The other budget
Remember all that stuff that got swept under the metaphorical rug of Goochland government? Well, there’s a new bunch in charge and they’ve rolled back the rug and are starting to clean up the mess.
After a brief organizational meeting on January 3, the new supervisors plunged into learning how the county operates by working on the budget for fiscal year 2013, which begins on July 1.
On January 19, they spend a full day learning how departments and agencies funded wholly or in part by the county operate. They continued this endeavor at a work session before their February 7 meeting. (Packets for the sessions are available on the county website www.co.goochland.va.us under the supervisors’ page.) Please take a look at these packets. They paint a clear picture of the fiscal challenges the county faces. All of these items are paid for with funds other than those generated by real estate taxes, which go to the schools.
For a supposedly affluent county, Goochland spends a lot of money helping economically challenged residents. From Social Services to the health department to the Free Clinic, local folks in need can find the help they need. These services tend to be funded by a myriad of sources so the county does not bear the burden alone.
Many of these agencies leverage county funds to stretch their budgets to help as many people as possible, but the requests for assistance are at historic levels and continue to rise as state and federal governments are also looking for ways to trim their spending.
Perhaps the most poignant item on the February 7 agenda was the fire-rescue presentation, which included replacement and construction for aging stations and an additional $114,867 to fund two additional full-time career providers to ensure that there will be 24/7 EMS coverage in the east end of the county. This will complement round the clock coverage in the western part of Goochland.
Statistics in the presentation indicate that volunteer hours and numbers experienced a dramatic falloff in the past two years. It was quite troubling that no supervisor questioned the reasons for the steep decline.
Unlike other agencies, fire-rescue included in its presentation a proposal to implement a cost recovery program, in essence billing for ambulance service, to provide a revenue stream to offset rising expenses.
Surrounding jurisdictions, except Henrico, have similar policies in place.
Many health insurance programs have a provision to pay for ambulance service. A “soft billing” approach would be used that would not actively pursue payment from the economically challenged. The cost recovery program is somewhat controversial. It will be vitally important to educate the citizens that this measure will not deny anyone service for any reason.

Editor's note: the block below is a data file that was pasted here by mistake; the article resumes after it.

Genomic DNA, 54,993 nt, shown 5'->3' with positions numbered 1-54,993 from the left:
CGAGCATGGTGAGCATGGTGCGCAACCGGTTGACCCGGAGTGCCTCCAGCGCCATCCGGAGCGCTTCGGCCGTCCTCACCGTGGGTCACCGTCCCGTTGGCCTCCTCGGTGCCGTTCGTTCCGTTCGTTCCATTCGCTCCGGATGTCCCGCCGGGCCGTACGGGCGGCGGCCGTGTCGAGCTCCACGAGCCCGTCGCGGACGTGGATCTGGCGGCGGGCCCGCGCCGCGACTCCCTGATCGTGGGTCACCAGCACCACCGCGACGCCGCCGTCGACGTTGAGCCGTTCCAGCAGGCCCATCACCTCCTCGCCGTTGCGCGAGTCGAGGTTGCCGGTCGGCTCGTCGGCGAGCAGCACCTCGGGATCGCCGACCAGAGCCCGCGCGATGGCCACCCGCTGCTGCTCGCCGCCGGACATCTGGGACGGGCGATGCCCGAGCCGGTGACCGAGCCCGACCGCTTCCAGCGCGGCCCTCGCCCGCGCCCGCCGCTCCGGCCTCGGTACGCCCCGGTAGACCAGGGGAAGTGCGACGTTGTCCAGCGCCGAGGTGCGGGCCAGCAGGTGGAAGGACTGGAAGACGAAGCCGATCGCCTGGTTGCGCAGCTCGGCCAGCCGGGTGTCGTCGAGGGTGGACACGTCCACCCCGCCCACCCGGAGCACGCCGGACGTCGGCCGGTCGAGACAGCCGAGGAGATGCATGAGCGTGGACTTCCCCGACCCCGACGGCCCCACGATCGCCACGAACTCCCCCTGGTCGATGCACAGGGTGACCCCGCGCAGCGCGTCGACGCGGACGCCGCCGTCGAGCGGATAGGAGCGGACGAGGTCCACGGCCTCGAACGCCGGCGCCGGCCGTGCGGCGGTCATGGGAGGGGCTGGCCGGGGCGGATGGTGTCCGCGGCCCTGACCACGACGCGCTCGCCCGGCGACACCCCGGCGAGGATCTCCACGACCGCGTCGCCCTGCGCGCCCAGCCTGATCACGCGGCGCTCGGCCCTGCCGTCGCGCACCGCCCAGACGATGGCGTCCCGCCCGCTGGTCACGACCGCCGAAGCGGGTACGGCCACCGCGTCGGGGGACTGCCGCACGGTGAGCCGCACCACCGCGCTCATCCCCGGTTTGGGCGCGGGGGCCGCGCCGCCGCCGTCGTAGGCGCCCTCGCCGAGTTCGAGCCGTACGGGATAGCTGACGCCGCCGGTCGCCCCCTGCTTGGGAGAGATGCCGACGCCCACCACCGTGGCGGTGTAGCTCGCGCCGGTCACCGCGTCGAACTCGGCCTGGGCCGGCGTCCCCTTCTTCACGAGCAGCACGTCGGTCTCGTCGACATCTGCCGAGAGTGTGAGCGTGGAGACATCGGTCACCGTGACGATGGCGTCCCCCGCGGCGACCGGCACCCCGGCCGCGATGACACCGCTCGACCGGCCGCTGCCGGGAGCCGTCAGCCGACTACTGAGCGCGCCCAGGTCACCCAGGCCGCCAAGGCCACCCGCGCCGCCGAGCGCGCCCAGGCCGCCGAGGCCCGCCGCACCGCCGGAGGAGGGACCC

This may well be the death knell of the volunteer fire-rescue serve that has served Goochland proudly and well since 1952.
The demise of a volunteer fire-rescue in Goochland became inevitable with the influx of newcomers who have neither the time nor the inclination to devote the time and commitment necessary to become an EMT or firefighter. It’s all well and good to have a state-of-the-art ambulance, but without a crew, it’s just a pile of metal, glass and rubber. In 2009, the county hired its first career fire-rescue employees to ensure daytime weekday coverage.
Our EMS has a sterling reputation in Virginia for high standards of pre-hospital emergency care, which is the result of a lot of hard work and commitment at all levels of the organization.
Goochland fire-rescue has had a magnificent corps of dedicated volunteers who give freely of their time and talents to save lives and protect property in the county. There just aren’t enough of them to keep up with the demand for service.
Sadly, the days when most volunteers worked in the county for companies that let them leave their jobs to respond to emergencies are long gone.
Volunteer numbers may decline further as some decide that they do not want to become unpaid county employees. Also, charitable contributions to fire-rescue companies may fall off as citizens begin to view fire-rescue as a government function that operates on a fee for service basis.
Most of this is inside baseball, the internal politics of a civic organization. At the end of the day people just want to know that when they dial 911 an ambulance or fire truck will show up quickly with a skilled crew. They do not care who owns the equipment or if the providers are career or volunteer as long as they do the job well.
It is up to the supervisors to provide for the health safety and welfare of the citizens in a fiscally responsible manner. The cost recovery option is one way to meet these goals. The policy must be enacted by a county ordinance, which will require a public hearing and is expected to generate community meetings on the subject throughout the county later this year.
This is one of many hard choices our new board will address in coming months.